The 65th year of a scholar who has devoted 40 years to editing and elucidating Robert Grosseteste provides us with a collection of essays. Not surprisingly, they emanate from colleagues and former students of Richard Dales and reflect his interest, among other concerns, in Grosseteste's aspectus et affectus - range of vision and disposition of mind - those twin peaks with which the 13th century thinker helped to get Christian thought through Aristotle without mutual destruction.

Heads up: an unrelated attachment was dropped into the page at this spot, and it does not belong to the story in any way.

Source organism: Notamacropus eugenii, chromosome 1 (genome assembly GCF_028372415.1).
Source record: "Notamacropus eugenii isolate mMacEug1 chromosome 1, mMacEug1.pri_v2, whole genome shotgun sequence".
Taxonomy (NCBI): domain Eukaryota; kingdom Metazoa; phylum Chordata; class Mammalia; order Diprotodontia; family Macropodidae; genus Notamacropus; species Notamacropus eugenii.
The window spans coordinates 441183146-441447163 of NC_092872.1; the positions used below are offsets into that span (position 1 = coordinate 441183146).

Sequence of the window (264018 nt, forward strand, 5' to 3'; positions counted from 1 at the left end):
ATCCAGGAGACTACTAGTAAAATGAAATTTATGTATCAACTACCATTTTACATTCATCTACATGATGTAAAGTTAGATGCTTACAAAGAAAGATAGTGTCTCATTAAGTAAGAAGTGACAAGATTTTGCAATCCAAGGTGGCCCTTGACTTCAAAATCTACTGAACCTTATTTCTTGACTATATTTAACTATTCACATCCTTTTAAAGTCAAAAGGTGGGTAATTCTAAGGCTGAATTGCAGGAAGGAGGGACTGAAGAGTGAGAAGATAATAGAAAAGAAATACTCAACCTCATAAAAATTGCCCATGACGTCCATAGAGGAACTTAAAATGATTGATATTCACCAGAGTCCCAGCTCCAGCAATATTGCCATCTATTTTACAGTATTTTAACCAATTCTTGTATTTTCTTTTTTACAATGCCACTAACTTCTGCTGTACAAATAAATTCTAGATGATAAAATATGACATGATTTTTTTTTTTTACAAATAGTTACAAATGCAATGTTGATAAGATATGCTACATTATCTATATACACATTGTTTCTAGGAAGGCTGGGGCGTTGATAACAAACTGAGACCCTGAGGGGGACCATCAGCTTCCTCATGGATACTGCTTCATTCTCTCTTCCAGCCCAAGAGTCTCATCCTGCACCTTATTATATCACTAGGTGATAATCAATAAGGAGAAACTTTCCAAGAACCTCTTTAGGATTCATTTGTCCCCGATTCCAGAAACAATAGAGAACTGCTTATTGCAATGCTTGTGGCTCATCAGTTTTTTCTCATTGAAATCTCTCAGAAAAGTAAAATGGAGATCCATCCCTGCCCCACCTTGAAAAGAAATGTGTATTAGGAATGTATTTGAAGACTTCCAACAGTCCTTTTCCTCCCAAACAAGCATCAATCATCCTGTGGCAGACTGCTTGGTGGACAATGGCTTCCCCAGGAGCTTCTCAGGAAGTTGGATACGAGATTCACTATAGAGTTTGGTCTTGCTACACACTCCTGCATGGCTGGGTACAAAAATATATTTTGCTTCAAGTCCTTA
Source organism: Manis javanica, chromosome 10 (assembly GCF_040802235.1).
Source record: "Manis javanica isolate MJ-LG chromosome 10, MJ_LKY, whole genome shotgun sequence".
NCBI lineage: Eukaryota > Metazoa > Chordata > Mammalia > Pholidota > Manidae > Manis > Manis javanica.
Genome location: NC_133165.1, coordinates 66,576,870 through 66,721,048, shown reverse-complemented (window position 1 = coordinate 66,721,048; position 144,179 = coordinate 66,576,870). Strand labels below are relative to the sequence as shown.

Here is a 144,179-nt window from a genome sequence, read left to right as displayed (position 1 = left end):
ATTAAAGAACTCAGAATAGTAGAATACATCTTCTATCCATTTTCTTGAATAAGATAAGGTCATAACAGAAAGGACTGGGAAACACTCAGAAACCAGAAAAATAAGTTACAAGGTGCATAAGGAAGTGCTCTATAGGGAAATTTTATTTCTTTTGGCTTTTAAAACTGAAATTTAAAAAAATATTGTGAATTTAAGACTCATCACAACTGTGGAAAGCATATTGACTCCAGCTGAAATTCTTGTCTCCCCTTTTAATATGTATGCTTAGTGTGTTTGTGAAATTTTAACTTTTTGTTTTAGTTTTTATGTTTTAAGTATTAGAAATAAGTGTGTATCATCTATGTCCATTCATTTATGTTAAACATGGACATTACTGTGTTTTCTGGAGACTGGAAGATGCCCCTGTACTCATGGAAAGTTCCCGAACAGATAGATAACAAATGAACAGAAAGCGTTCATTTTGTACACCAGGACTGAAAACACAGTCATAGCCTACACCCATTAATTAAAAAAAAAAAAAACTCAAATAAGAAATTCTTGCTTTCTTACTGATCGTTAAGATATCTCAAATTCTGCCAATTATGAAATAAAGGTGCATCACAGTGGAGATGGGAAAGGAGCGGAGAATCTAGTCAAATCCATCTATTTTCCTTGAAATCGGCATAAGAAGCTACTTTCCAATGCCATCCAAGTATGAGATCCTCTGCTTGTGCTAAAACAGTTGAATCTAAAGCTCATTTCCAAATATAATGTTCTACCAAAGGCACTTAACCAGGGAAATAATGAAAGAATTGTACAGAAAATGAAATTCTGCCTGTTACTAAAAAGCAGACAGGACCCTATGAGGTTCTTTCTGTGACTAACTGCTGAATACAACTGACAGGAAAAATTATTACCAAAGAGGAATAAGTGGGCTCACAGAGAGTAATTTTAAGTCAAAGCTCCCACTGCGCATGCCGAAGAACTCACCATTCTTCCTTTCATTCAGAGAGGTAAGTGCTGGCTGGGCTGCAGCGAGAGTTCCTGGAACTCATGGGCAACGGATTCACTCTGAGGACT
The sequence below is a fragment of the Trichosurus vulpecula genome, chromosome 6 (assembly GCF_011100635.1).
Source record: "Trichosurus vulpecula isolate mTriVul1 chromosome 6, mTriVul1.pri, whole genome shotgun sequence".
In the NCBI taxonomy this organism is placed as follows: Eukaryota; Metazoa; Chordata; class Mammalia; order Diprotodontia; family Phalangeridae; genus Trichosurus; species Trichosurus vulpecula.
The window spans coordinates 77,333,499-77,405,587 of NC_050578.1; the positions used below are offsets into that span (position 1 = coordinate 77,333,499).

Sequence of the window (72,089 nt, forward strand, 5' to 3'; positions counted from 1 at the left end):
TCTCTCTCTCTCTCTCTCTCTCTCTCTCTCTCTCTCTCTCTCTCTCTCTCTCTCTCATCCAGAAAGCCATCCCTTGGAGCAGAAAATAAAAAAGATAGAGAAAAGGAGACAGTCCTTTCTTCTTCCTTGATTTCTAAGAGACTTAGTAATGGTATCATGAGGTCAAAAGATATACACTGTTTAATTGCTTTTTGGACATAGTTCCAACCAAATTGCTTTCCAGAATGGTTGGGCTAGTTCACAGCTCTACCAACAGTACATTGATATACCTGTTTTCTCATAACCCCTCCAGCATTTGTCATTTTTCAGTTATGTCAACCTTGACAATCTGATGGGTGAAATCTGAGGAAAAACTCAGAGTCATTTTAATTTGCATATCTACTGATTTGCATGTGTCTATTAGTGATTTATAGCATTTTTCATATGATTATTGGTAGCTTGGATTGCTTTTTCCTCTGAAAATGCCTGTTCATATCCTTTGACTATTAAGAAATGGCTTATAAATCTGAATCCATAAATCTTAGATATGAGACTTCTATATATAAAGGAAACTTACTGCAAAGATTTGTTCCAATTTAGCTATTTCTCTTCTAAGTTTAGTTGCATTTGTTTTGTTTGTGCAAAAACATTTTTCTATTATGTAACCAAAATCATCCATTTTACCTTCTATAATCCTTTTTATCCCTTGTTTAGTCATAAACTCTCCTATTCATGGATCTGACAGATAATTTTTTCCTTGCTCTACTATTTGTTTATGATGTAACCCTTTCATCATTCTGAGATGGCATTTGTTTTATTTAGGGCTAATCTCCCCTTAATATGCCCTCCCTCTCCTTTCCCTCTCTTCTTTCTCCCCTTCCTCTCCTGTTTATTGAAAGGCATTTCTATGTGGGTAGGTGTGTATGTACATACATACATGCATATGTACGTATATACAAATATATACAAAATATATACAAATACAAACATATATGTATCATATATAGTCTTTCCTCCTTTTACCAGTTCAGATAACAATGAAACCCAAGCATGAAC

Robert Grosseteste was one of the principal links between the thought of the twelfth century and the period of scholasticism. Born in or slightly before 1168 and educated at the cathedral school at Lincoln, whose bishop he later became, he was undoubtedly educated according to the curriculum which had been established during the earlier part of the twelfth century. His works show an intimate knowledge of the Timaeus and Calcidius's commentary, of Priscian, and of Martianus Capella's De nuptiis, writings which, (...) although they were sometimes cited, declined drastically in popularity in the thirteenth century. He also shows a better knowledge of the classical authors than one usually encounters in a scholastic theologian, and he knows and uses Eriugena's Periphyseon, although he does not cite it by name. (shrink)